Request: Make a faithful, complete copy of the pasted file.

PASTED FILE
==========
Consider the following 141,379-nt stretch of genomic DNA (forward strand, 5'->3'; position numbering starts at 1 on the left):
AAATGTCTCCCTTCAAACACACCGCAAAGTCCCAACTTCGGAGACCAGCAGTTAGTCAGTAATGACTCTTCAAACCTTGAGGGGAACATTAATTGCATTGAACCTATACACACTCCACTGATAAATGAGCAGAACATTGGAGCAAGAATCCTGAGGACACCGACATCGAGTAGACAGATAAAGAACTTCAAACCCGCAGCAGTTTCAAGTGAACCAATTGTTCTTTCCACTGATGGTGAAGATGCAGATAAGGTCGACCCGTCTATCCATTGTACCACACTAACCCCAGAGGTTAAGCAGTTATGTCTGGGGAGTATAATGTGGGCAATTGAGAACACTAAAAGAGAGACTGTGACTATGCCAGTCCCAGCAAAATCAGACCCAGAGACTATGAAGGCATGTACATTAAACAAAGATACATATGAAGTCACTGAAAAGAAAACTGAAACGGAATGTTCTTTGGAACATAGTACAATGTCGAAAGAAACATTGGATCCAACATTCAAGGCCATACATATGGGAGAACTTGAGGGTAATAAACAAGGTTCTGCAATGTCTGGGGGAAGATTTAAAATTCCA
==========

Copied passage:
Consider the following 141,379-nt stretch of genomic DNA (forward strand, 5'->3'; position numbering starts at 1 on the left):
AAATGTCTCCCTTCAAACACACCGCAAAGTCCCAACTTCGGAGACCAGCAGTTAGTCAGTAATGACTCTTCAAACCTTGAGGGGAACATTAATTGCATTGAACCTATACACACTCCACTGATAAATGAGCAGAACATTGGAGCAAGAATCCTGAGGACACCGACATCGAGTAGACAGATAAAGAACTTCAAACCCGCAGCAGTTTCAAGTGAACCAATTGTTCTTTCCACTGATGGTGAAGATGCAGATAAGGTCGACCCGTCTATCCATTGTACCACACTAACCCCAGAGGTTAAGCAGTTATGTCTGGGGAGTATAATGTGGGCAATTGAGAACACTAAAAGAGAGACTGTGACTATGCCAGTCCCAGCAAAATCAGACCCAGAGACTATGAAGGCATGTACATTAAACAAAGATACATATGAAGTCACTGAAAAGAAAACTGAAACGGAATGTTCTTTGGAACATAGTACAATGTCGAAAGAAACATTGGATCCAACATTCAAGGCCATACATATGGGAGAACTTGAGGGTAATAAACAAGGTTCTGCAATGTCTGGGGGAAGATTTAAAATTCCA